What is Counselling

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What is Counselling

“For Healthy Future”

The awareness and development of counselling has still not picked up to a great extent. Locally, still there is great need for creating an awareness. Some of us though have accepted the concept, still are hesitate in approaching a counsellor. This is due to the social stigma of talking to someone outside the home environment. Previously informal counselling was provided by grandparents and other family members. Now with the rise in nuclear family system, space has been created which can be filled in only by a professional well trained individual, who follows the ethical boundaries of "Counselling" (issues such as confidentiality, non-dependency, maintaining autonomy, etc.)

A counsellor is an easily approachable person. Anyone can seek guidance for oneself or for someone else. For example :

  • “A teacher may come across the fact that the student’s performance has deteriorated and would like to find out the reason for it”
  • “ A parent may find that their son/daughter is quite shy and is bullied by everyone in class or by elder/younger brother/sister (submissive in nature)”
  • “ An individual above 12 years realizes that he feels sad , low and demotivated which results in crying most of the time and doesn't know the reason for it”
  • “ Grandparents may feel that the father/mother has high expectation from their son/daughter and thus at times hit the child out of frustration and anger”

Once a counsellor is approached, he/she would like to know the history behind the person for better understanding of the situation. If a person is brought up by someone else than certain issues need to be addressed in the beginning such as:- not opening up, not ready to talk, resentment towards talking to a stranger, etc. For example :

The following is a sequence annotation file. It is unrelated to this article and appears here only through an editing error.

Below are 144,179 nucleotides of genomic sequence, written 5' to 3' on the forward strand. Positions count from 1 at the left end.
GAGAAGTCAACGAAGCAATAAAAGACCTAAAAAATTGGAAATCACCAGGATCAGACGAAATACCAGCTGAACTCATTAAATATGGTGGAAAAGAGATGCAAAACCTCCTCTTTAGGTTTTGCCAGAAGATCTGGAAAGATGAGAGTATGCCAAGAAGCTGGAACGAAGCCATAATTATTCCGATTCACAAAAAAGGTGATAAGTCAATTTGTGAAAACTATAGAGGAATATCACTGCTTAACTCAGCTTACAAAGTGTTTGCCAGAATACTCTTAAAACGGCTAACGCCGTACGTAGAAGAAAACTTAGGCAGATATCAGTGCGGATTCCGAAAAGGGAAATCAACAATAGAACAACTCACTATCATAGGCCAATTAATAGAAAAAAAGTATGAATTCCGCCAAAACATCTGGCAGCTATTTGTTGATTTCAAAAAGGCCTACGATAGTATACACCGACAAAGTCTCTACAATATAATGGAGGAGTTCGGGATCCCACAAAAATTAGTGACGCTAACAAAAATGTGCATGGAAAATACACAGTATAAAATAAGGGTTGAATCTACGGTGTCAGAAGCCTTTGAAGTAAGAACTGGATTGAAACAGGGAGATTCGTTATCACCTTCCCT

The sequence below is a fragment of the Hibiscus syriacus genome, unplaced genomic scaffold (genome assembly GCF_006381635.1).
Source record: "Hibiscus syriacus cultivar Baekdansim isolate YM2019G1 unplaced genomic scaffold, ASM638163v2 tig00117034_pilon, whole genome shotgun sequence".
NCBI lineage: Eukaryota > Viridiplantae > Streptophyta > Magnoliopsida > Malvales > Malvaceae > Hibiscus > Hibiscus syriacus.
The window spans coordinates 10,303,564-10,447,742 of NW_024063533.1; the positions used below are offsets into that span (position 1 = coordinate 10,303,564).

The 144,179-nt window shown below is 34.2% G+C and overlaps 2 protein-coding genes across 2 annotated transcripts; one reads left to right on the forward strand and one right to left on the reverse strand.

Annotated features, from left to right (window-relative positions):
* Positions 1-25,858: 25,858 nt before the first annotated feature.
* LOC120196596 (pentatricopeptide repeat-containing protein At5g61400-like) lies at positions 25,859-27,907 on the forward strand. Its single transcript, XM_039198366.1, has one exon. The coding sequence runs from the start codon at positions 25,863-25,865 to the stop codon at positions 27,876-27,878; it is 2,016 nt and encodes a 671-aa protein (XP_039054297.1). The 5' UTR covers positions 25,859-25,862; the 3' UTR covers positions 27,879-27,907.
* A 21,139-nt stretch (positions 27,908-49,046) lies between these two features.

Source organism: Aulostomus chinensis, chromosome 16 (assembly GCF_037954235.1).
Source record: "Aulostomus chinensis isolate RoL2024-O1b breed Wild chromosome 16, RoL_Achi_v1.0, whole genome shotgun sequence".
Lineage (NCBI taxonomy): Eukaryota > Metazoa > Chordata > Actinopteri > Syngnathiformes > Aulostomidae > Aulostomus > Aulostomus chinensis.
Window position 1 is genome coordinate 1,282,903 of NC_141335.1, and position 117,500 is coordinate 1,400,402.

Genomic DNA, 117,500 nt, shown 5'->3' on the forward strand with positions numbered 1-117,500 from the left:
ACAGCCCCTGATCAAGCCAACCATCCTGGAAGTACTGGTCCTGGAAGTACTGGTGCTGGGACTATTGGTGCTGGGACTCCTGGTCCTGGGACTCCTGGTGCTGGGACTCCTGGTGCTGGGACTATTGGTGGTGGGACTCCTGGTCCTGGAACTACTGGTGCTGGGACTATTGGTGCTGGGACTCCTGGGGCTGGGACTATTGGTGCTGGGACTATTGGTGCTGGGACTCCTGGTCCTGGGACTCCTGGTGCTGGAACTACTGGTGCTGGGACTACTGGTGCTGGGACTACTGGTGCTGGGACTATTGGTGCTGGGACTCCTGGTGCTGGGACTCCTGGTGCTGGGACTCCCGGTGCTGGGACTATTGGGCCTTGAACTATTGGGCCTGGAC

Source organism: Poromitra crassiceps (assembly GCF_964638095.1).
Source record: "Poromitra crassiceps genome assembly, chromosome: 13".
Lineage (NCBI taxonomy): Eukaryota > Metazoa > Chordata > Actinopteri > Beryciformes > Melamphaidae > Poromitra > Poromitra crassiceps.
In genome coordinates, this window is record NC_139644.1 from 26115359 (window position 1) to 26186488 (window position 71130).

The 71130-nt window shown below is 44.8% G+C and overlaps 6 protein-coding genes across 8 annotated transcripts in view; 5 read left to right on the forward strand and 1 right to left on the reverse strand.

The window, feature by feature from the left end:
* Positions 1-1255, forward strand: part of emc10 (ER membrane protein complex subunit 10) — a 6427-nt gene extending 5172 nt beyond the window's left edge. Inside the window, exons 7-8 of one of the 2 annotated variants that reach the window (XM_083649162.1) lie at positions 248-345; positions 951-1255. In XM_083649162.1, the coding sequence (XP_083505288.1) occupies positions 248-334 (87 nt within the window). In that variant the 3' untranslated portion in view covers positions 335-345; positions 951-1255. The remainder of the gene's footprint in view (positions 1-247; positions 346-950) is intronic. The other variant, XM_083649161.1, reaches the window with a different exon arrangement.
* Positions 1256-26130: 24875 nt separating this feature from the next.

• “ A parent brings the child to meet a counsellor with a concern that the siblings don't get along and the elder child at times is aggressive towards the younger one”

In such a case the child will not open up immediately. In such a situation the counsellor might have to use Projective Tests and Inventories to understand what exactly the child feels.

Counselling can also involve parents, siblings, teachers and all those who are related to the individual and to the issue at hand.

Depending on the dynamics of a particular issue at hand, the counsellor might have two to five sessions of approximately 45 minutes to one and half hours each with the individual and/or with the family. The age of the individual plays an important role in deciding the length of the session. On the basis of the acceptance of counselling as a whole by the individual and family, number of sessions will vary.

Once the issue is tackled jointly by individual and the counsellor, the latter terminates the counselling process. At this juncture counsellor makes sure that no dependency on the counsellor is developed.

One can seek counselling for issues such as:

  • Low Self-esteem and Self-Confidence
  • Suicidal Thoughts
  • Stress and Anxiety
  • Pressure and High Expectation
  • Feeling alone
  • Talking to someone who can Listen Objectively
  • Depression and feeling Low
  • Excessive Anger
  • Lack of Motivation
  • Relationship Issues
  • Stage Fear

Hence we can understand from this that counselling is the most healthiest way of reaching to the bottom of an problem/issue in a most objective manner, where the first priority is given to the understanding and individuality of the person.

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